Brad Chambers, Ph.D. and global head of talent acquisition solutions at BTS, suggests four key questions for hiring managers to consider when evaluating their recruitment processes:

1. Is your time to decision fast enough?

Data says 62% of job seekers lose interest in a job if they don’t hear back from the employer within two weeks. Incorporating pre-assessments (if any) into the application submission form or leveraging ATS and recruitment software for candidate communications at scale, for example, can help streamline your hiring process and keep things moving.

2. Do you share information on company culture? 

Robust recruitment tools, such as ATS and video interview platforms, now support companies in designing career sites and interviews that speak their culture and employer branding. Career fairs and company tours are also great ways employers can help job seekers, especially early-career ones, gain real-world insights into the job and what it is like to work at your company.

3. How is your correspondence?

Candidates love constructive feedback, and when they feel heard, they’re four times more likely to give your company another shot down the line. But feedback shouldn’t be a one-way street. Just as important as providing timely feedback to candidates is listening to what they have to say about your application process AND taking their feelings into account. This will go a long way toward refining your recruitment practices and making you a more attractive employer.

4. Are you providing value upfront?

Today, candidates no longer want a job just to pay their bills, but an environment that will help them learn and grow. The 2023 global research published by the Adecco Group found that more workers stay with their current employer only if given upskilling and career opportunities. Job ads, the company’s social media, and interviews are perfect opportunities to let candidates know you will invest in their development, personally or professionally.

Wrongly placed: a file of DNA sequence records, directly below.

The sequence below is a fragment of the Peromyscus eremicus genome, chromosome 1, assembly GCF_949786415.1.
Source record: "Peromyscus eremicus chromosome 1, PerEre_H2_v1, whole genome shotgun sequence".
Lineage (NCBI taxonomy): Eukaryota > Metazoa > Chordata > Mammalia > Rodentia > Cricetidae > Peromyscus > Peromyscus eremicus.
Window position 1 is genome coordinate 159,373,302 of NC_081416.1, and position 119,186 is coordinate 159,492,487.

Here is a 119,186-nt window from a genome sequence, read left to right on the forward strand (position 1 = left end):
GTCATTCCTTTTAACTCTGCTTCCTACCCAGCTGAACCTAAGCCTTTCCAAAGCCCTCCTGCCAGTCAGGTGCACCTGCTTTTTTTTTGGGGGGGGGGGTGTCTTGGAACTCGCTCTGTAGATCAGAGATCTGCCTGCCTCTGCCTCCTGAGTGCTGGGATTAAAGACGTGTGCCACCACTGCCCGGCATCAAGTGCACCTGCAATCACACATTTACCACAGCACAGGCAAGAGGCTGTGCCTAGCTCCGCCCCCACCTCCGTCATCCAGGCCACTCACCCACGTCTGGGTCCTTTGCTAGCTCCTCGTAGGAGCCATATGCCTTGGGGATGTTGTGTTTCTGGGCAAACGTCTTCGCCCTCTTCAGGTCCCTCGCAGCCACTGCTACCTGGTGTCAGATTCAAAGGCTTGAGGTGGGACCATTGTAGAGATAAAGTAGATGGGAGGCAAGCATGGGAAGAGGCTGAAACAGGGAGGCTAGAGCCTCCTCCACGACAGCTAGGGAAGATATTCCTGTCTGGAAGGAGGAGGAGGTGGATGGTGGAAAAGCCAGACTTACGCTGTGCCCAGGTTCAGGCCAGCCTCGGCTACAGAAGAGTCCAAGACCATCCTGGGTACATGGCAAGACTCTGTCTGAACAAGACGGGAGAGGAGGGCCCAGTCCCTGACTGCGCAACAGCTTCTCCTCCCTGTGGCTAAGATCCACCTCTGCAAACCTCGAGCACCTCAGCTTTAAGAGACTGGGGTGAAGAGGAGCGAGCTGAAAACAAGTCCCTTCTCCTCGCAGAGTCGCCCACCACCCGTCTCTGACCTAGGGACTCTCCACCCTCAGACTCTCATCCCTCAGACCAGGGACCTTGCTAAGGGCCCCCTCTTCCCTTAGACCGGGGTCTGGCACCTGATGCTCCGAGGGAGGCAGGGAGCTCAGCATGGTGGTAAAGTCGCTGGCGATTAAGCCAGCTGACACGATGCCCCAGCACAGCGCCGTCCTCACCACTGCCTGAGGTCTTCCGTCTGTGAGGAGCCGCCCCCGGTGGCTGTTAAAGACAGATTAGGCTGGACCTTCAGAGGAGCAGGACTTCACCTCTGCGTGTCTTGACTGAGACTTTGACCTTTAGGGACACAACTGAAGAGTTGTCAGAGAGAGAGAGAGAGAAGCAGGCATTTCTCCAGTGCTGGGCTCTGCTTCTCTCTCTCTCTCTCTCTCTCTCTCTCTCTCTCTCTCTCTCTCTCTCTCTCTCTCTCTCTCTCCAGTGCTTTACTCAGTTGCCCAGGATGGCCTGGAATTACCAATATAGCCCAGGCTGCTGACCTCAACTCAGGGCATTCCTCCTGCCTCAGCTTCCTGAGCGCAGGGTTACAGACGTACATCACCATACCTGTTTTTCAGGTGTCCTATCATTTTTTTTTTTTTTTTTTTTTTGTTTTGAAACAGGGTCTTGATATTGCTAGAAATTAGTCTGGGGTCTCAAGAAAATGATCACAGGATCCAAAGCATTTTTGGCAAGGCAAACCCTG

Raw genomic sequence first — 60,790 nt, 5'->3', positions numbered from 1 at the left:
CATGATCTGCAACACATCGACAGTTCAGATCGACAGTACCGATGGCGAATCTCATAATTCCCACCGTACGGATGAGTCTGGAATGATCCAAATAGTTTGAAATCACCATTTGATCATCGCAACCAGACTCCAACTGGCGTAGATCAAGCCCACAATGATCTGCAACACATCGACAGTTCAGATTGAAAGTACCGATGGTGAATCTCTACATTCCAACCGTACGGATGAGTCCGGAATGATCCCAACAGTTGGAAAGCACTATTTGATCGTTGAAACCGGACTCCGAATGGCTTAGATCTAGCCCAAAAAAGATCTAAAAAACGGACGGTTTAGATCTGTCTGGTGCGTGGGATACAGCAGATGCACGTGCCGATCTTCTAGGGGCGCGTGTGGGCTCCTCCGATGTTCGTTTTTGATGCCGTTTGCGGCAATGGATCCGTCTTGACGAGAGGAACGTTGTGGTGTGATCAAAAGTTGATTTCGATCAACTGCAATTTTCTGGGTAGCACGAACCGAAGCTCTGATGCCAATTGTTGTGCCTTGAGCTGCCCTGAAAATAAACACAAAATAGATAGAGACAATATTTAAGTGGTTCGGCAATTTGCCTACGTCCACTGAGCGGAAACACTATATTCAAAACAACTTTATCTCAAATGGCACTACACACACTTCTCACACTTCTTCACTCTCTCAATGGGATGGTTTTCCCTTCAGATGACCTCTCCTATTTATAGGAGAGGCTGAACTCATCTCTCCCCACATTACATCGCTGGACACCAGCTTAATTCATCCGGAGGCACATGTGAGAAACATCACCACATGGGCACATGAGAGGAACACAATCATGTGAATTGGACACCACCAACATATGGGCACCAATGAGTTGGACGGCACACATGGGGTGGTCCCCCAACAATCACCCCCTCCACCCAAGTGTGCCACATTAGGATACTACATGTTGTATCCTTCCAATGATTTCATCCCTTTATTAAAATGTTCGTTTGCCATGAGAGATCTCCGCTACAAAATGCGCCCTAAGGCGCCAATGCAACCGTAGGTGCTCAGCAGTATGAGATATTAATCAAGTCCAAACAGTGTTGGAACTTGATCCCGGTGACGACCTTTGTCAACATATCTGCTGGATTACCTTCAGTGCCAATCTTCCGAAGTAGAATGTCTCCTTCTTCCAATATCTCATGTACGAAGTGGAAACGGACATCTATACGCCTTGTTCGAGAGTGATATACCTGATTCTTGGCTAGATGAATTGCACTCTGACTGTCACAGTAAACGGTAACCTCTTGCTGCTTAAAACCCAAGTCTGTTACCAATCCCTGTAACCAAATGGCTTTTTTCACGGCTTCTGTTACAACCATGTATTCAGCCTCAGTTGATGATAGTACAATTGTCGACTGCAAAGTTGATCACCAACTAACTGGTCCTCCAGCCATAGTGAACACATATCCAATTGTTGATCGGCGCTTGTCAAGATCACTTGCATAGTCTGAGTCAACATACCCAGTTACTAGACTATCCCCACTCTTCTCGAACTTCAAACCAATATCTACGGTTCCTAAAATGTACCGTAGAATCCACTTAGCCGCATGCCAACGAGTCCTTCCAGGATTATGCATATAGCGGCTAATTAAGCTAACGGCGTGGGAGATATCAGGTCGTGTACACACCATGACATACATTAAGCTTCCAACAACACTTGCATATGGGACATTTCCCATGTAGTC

The Age of Polyworking

According to the Labor Department, nearly 8.1 million Americans held multiple jobs in 2023 — the largest share of moonlighters since January 2020. While it’s sensible for employers to feel bothered about potential burnout or compromised performance, it’s equally important to acknowledge that the gig economy also makes finding ad hoc talent and even C-suite a whole lot easier.

When dealing with candidates with multiple jobs, prevention is better than a cure, and a little empathy can go a long way. Brandon Adcock, the CEO of Nugenix, shared his insights in a post on Business Insider, which illustrates how a shift in perspective can yield positive outcomes. When he learned a salesperson on his team had another full-time job, instead of issuing a punishment, he worked with the staff to provide a more flexible schedule.

“This particular employee had a stellar performance, plus his second position was no conflict of interest,” Adcock said. “The most important measure of a good employee is their performance, and this young man was able to outperform coworkers, even while working a second full-time position.”

Rising Cost of Living

Inflation has generally slowed, but housing is putting a lot of stress on Americans. Home prices hit another record high left and right, and to top it off, mortgage rates bumped up, too. According to a new Harvard study, half of all America’s renters spend nearly a third of their income just to cover rent and utilities, more than at any other time in history.